An extraordinary event took place on St. Catherines Island in the spring of 2014. A convocation brought together Spanish Borderlands scholars from across the United States, Franciscan historians, archaeologists, and Indians for an enlightening meeting. Twenty-seven celebrated Spanish Borderlands scholars joined forces on St. Catherines Island, including nine Franciscan Friars (board members of the Academy of American Franciscan History), 14 academic Borderlands archaeologists/historians representing universities and museums from across the country, and a film crew from the Hispanic Research Center at Arizona State University.
The purpose of this convocation was spiritual and intellectual, providing a chance to visit each other’s worlds and to personalize Borderlands experiences from varied points of view. TheFranciscans came to St. Catherines Island to connect spiritually with one of the oldest churches in North America, a place where two of their Franciscan brothers were martyred in 1597. The academics were there to learn more about a successful mission experience that lasted on St. Catherines Island for at least a century. Native American scholars brought with them a variety of perspectives that sometimes diverged markedly from Franciscan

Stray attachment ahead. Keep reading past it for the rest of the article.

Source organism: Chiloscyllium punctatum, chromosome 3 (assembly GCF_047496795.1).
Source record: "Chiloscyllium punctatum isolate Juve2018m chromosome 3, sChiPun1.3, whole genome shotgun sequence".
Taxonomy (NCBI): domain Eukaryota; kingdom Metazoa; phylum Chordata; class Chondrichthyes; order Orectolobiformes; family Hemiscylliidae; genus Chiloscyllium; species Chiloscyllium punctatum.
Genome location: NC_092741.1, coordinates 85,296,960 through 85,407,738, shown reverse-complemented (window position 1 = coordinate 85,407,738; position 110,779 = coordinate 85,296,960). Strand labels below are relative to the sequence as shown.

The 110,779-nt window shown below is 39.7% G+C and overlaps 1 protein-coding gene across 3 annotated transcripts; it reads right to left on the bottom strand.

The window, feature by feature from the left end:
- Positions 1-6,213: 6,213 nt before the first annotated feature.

Date: March 9 – 11, 2014
Archaeological excavations typically recover multiple biological proxies reflecting both the seasonal behavior of people and the biological resources they exploit. Questions of seasonality are embedded within most archaeological studies of settlement patterns, resource availability, impact on resources, and social complexity. In the Fifth Caldwell Conference, researchers from seven states tackled the issue of microchronology, with particular reference to the archaeology of St. Catherines Island.
Date: May 14 – 16, 2010
The field of geoarchaeology has typically been defined as either geology pursued within an archaeological framework or (sometimes the reverse) as archaeology framed with the help of geological methodology. Either way, the formalized objectives of geoarchaeology define a broad range of pursuits, from placing archaeological sites into relative and absolute temporal context through the application of stratigraphic principles and absolute dating techniques, to understanding the natural processes of site formation, to reconstructing the landscapes that existed around a site or group of sites at the time of occupation.
March 27-29, 2009.
Co-sponsored by the American Museum of Natural History and the St. Catherines Island Foundation and held on St. Catherines Island (Georgia), May 9-11, 2008, the Third Caldwell Conference invited the participants to engage the appropriate archaeological data from the American Southeast, specifically addressing the nature of change during the late Archaic-early Woodland transition.
Date: May 9-11, 2008